The treatment of BPD and comorbid addictive disorders should be concurrent. The only exception is during an alcohol withdrawal where mood state may be reassessed for a second time. Experts recommend the use of atypical antipsychotics or anticonvulsants during a manic, mixed or depressive episode as well as in prophylaxia. During a depressive episode, the adjunction of an antidepressant may be considered. If adjunctive sedative treatment is necessary, a sedative classical antipsychotic seems to be a better choice that benzodiazepine. Substitution treatment for opioid must not be stopped. A psychotherapy focused on the addiction should be systematic in susbtance dependence and proposed in substance abuse.
The French expert panel recommends different therapeutic options for patients with dual diagnosis compared to usual BPD patients.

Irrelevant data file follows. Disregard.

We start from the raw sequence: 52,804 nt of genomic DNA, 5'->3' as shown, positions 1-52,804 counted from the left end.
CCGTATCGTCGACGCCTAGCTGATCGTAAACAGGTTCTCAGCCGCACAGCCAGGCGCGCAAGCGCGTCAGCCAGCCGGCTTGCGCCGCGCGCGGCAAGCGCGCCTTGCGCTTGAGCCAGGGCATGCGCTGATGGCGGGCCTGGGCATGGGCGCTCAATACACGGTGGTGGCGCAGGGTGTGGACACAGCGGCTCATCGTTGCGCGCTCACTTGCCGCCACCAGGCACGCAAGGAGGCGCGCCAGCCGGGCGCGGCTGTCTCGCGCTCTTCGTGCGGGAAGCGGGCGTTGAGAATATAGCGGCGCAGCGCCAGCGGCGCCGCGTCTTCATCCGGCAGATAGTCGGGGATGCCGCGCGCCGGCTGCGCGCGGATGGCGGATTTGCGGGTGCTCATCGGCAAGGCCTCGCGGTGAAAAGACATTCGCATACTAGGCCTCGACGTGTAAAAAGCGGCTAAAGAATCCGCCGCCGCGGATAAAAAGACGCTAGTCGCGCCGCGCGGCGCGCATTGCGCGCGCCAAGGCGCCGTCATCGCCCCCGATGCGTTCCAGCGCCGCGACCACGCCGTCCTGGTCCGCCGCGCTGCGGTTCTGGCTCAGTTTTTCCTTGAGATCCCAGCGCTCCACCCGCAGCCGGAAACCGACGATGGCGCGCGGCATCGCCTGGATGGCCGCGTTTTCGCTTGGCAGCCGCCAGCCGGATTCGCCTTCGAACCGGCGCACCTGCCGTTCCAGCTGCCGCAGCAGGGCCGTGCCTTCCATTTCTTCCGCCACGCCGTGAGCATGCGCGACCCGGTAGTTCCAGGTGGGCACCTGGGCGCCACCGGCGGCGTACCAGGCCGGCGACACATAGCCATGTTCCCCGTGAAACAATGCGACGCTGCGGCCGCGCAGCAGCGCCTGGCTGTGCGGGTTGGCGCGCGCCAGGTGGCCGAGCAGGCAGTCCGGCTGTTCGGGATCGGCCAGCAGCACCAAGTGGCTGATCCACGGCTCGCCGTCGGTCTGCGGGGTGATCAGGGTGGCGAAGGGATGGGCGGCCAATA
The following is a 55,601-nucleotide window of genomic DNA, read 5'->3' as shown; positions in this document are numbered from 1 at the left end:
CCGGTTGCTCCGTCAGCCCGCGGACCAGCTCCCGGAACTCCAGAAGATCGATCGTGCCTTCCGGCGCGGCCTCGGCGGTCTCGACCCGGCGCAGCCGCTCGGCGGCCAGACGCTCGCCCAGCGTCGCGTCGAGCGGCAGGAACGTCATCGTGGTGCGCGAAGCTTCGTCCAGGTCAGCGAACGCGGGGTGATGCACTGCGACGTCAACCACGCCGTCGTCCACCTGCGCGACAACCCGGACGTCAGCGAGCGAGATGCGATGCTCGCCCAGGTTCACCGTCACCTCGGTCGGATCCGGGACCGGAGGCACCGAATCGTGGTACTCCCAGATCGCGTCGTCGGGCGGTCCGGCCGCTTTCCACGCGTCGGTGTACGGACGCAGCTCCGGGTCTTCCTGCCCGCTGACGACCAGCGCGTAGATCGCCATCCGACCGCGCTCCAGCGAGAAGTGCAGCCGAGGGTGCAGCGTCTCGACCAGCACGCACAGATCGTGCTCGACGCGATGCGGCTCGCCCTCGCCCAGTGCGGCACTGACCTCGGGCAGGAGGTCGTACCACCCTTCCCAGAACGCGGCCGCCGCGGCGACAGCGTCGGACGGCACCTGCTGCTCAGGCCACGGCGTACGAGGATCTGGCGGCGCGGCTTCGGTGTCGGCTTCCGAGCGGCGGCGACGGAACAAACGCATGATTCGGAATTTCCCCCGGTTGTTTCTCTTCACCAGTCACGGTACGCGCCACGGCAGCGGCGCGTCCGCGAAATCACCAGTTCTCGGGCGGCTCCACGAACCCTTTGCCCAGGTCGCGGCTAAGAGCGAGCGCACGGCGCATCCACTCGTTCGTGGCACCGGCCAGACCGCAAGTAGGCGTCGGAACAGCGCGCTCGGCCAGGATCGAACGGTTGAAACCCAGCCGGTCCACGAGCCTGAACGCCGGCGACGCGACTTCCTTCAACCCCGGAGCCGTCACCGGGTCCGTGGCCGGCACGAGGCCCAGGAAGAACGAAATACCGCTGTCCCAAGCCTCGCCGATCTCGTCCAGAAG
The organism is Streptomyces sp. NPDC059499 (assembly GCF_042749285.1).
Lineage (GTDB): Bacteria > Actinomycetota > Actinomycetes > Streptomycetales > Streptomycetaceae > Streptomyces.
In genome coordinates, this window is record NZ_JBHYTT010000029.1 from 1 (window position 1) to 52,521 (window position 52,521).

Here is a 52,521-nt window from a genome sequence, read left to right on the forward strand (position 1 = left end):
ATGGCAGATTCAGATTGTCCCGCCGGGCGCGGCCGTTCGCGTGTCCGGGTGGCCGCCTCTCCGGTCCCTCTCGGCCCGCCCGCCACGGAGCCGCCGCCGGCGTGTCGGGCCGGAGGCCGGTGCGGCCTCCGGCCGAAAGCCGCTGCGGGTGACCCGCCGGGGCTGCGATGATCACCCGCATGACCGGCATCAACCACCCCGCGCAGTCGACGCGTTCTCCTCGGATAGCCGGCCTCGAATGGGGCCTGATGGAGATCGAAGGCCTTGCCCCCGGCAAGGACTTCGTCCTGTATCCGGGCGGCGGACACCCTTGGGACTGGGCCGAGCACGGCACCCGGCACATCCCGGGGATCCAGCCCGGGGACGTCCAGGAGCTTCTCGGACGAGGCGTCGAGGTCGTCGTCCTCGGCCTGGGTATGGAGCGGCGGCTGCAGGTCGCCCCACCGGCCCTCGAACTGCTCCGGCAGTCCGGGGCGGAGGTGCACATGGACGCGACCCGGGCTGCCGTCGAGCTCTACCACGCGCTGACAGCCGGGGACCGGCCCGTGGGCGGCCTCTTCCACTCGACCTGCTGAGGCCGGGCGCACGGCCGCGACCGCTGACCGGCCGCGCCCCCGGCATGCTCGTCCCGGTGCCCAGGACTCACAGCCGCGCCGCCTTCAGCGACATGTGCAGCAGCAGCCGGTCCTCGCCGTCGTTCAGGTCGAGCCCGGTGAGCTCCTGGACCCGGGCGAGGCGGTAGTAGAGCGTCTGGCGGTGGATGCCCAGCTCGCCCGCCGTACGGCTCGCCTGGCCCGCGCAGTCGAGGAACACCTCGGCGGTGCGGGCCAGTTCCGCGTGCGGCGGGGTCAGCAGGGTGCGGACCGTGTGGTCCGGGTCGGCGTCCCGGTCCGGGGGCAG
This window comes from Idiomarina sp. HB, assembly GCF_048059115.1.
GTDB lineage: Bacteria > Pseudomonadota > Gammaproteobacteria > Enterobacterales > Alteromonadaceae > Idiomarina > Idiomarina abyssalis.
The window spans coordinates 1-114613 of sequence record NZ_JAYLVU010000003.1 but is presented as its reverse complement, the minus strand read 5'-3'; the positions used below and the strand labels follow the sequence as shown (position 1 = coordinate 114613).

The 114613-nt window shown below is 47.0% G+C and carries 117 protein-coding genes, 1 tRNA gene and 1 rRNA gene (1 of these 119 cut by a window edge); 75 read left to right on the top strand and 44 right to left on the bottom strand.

During the 2017 European hepatitis A (HA) outbreak we assessed HA incidence in our cohort of 2300 HIV-infected patients, implemented preventive measures and evaluated practices and knowledge on sexually transmitted diseases (STD). HA incidence was assessed between 1 January 2017 and 31 December 2017 and included all symptomatic patients with virologically confirmed HA. Preventive measures consisted in identifying at risk and not immunised patients to propose them a free HAV vaccination, and an anonymous survey related to transmission routes of STD and to sexual behaviours. Twenty HA were diagnosed. All were homosexual men recently diagnosed with HIV and another STD. None were vaccinated against hepatitis A virus (HAV). Hospitalisation was required for 52%. We identified 250 patients at risk to acquire HAV and invited them to a free immunisation program. A total of 110 (44%) were vaccinated, of whom 74 responded to our survey. A majority of them (84%) reported recent active anal and oral sexuality with multiple (52%) male partners (81%), and ChemSex consumption (14%). Internet was the meeting link for 58%. Another STD history was found in 69%. One third of these individuals had no idea about STD transmission modes. This HA outbreak pointed the insufficient vaccine coverage against HAV and knowledge on STD, which may be improved by Internet.